On Sunday, we elected a Presiding Bishop who is committed to the full inclusion of gay and lesbian people into the life and work and leadership of this Church. The Spirit was palpable, once again in Trinity Church, as the election balloting unfolded before our very eyes, pushing forward to the election of the first woman as Primate and Presiding Bishop. If indeed, as I have often said, this fight is really about the end of patriarchy, then that patriarchy was dealt an awesome blow in +Katharine’s election. When the primates next meet, it will be a new day, and at the table will be a representative of the world’s majority – women – incarnate in our primate. Thanks be to God for that! You go, girl!

To our joy, the House of Deputies refused to give in to threats from within and without our Church, and decisively rejected the call to withhold consent from partnered people elected to the Episcopate. We thought that was the end of it. But alas, it was not.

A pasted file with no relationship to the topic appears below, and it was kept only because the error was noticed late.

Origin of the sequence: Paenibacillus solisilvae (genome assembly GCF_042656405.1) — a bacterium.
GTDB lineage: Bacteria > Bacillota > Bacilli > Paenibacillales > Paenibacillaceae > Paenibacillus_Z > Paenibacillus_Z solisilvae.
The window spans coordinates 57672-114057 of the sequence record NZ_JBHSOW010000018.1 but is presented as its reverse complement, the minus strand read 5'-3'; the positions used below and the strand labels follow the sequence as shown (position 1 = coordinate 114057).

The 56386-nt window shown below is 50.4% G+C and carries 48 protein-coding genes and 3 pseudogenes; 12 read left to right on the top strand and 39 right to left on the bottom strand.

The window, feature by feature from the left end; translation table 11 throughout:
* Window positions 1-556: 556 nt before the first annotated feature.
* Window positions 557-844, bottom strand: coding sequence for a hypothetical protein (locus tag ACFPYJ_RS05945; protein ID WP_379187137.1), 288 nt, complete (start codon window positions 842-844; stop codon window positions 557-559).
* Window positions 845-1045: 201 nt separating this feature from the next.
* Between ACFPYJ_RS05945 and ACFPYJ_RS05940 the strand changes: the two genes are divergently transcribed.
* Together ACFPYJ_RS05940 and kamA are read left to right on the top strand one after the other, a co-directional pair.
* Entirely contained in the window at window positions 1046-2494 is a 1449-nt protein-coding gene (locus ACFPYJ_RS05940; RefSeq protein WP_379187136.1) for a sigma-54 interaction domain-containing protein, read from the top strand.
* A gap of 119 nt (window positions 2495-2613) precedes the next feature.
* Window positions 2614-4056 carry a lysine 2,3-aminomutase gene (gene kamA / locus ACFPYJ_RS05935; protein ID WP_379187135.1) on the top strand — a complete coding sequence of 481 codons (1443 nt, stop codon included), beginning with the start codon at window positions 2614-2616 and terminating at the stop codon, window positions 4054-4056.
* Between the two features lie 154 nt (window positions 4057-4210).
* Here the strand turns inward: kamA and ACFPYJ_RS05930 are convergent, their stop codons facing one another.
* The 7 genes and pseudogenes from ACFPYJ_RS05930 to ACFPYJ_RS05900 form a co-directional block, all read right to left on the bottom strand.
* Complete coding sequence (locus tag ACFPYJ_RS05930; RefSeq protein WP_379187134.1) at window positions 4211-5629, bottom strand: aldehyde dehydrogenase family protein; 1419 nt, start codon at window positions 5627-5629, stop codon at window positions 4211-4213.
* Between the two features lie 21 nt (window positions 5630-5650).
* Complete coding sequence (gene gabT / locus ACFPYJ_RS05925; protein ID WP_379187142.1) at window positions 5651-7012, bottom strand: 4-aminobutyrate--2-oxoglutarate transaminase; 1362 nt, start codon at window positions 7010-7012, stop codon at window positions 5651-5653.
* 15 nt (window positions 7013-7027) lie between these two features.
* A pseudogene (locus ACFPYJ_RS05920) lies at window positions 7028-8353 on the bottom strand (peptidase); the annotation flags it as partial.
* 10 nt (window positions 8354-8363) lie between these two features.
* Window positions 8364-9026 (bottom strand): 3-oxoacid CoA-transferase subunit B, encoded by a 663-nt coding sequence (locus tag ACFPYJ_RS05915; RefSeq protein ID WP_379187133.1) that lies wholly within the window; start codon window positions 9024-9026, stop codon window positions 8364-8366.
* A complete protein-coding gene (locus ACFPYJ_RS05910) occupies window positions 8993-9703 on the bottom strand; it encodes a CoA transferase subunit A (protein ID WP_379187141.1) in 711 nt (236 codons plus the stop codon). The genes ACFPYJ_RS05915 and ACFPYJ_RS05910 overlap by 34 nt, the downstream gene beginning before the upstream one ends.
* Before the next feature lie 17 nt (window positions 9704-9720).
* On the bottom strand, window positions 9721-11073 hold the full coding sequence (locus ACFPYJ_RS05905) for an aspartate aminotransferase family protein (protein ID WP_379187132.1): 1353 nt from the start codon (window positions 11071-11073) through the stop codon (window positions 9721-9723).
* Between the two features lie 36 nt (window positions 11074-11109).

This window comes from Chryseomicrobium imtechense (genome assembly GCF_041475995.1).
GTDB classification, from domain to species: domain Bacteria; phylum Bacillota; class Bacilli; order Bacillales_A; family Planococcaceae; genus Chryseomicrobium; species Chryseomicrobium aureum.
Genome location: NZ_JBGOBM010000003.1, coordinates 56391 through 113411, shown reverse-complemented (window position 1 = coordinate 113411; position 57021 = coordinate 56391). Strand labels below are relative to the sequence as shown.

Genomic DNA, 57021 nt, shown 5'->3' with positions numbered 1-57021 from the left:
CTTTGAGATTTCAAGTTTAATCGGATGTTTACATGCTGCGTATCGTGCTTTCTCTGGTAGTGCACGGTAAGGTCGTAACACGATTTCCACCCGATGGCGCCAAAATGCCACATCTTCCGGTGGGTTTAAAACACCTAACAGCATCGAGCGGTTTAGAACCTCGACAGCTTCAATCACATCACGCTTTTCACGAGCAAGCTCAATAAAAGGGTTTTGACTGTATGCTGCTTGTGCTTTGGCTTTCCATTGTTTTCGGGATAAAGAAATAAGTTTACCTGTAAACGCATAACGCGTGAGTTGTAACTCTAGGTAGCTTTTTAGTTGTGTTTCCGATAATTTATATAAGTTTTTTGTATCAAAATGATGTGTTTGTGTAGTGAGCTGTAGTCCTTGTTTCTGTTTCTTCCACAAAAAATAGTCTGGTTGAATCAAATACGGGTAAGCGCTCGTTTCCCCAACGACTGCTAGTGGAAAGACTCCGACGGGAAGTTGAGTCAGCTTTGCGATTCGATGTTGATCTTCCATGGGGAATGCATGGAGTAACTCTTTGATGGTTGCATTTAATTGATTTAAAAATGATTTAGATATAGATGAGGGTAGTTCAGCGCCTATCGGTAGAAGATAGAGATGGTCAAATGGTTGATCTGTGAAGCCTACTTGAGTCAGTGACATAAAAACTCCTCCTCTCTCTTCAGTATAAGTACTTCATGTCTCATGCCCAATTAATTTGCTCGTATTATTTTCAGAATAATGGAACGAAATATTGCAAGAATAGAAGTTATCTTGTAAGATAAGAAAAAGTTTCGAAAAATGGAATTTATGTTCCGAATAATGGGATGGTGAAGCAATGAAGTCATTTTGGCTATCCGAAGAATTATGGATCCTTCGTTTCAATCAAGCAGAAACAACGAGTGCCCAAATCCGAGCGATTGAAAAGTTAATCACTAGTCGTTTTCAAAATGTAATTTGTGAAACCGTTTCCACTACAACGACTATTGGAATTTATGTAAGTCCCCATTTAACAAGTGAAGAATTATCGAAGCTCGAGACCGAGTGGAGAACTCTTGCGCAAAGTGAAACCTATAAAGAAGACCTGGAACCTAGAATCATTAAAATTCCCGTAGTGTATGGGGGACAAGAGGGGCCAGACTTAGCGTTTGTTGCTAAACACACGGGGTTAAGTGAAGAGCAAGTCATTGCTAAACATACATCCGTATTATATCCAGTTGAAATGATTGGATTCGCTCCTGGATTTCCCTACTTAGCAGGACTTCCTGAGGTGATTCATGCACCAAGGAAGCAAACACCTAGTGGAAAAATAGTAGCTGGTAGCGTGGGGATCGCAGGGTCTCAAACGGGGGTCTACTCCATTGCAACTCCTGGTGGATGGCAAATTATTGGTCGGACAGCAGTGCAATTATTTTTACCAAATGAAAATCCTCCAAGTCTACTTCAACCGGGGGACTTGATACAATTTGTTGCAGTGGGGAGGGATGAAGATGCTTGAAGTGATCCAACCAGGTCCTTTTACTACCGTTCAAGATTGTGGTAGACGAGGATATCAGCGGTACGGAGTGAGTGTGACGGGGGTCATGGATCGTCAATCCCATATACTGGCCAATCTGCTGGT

+Frank Griswold – who, let us remember, has been a sometimes reluctant, but ever faithful champion for us, and who has paid a great price for presiding at my consecration – brought back the “moratorium” resolution in a heavy-handed and inappropriate way (in my humble opinion). He seemed absolutely intent on getting this resolution through as a way of getting us all to the Lambeth table.